# how does adding a interaction of categorical variable influence the number of betas

I have a multiple linear regression model:

$$y= \beta_0 + \beta_1 x_1 + \beta_2 x_2 + \beta_3 x_3 + \beta_4 x_4 + \beta_5 x_5$$

where $x_1$ is a continuous variable and $x_2$, $x_3$, $x_4$ and $x_5$ are all dummy variables come from a 5 levels categorical variable. Now I found out the continuous variable and the categorical variable are dependent, so I have to add the interaction term into my model.

In this case, how many terms do I have to add? In other words, how many betas do I have to add to my model?

I don't think it is simply 4 or 5 betas, will it be something like 15 by combination?

Think about what the interaction would mean: it says that the slope of the continuous variable ($x_1$) depends on the level of the categorical variable (although you can interpret the model also as the mean-differences between the levels of the categorical variable changing according to $x_1$). As you have 5 "groups", you need only 4 interaction terms. Your regression then would look like

$y = b_0 + b_1x_1 + b_2x_2 + b_3x_3 + b_4x_4+b_5x_5 + b_{12}x_1x_2 + b_{13}x_1x_3 + b_{14}x_1x_4 + b_{15}x_1x_5 + \epsilon.$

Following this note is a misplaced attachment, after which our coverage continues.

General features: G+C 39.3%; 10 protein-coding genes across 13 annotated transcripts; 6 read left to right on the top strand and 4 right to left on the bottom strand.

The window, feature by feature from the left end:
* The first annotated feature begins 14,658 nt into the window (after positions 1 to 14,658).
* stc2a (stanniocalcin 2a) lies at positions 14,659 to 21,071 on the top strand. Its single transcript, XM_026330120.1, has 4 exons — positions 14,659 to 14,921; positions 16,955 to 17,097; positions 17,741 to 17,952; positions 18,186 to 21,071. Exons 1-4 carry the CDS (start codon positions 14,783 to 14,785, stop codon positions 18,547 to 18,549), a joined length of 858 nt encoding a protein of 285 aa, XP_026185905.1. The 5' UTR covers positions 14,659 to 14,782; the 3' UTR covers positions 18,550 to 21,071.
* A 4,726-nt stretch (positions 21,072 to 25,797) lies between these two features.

Now, for "group" 1 (all dummies are equal to zero) you have

$E[y|x_1, x_2=1,x_3=0,x_4=0,x_5=0] = b_0 + b_1 x_1$

for "group" 2 (all dummies are equal to zero except $x_2$), you have

$E[y|x_1, x_2=0,x_3=1,x_4=0,x_5=0]= (b_0+b_2) + (b_1+b_{12})x_1$,

for "group" 3 (all dummies are equal to zero except $x_3$), you have

$E[y|x_1, x_2=0,x_3=1,x_4=0,x_5=0]= (b_0+b_3) + (b_1+b_{13})x_1$,

and so on...

• I was just wondering should we consider the interaction between dummy variables itself. Say the term x1x2x3? Cause I have tried 4 and 5, and it doesn’t seem to work:( thanks! Feb 2, 2018 at 19:12
• Yes. It can't work because you'll have no data point that belongs simultaneously to level 4 and level 5. Recall that you have constructed the dummy variables from a single categorical variable. So each observation belongs to one and only one level. Feb 4, 2018 at 1:03

A way to think about this is suppose you had a quadratic effect of a continuous predictor, requiring 2 coefficients. Interacting that predictor with the 5-level categorical variable means that you have 5 quadratic curves so this is 10 parameters. Rephrasing the model in the usual way you'd have 2 main effect parameters for the quadratic relationship for the reference category and 8 interaction terms.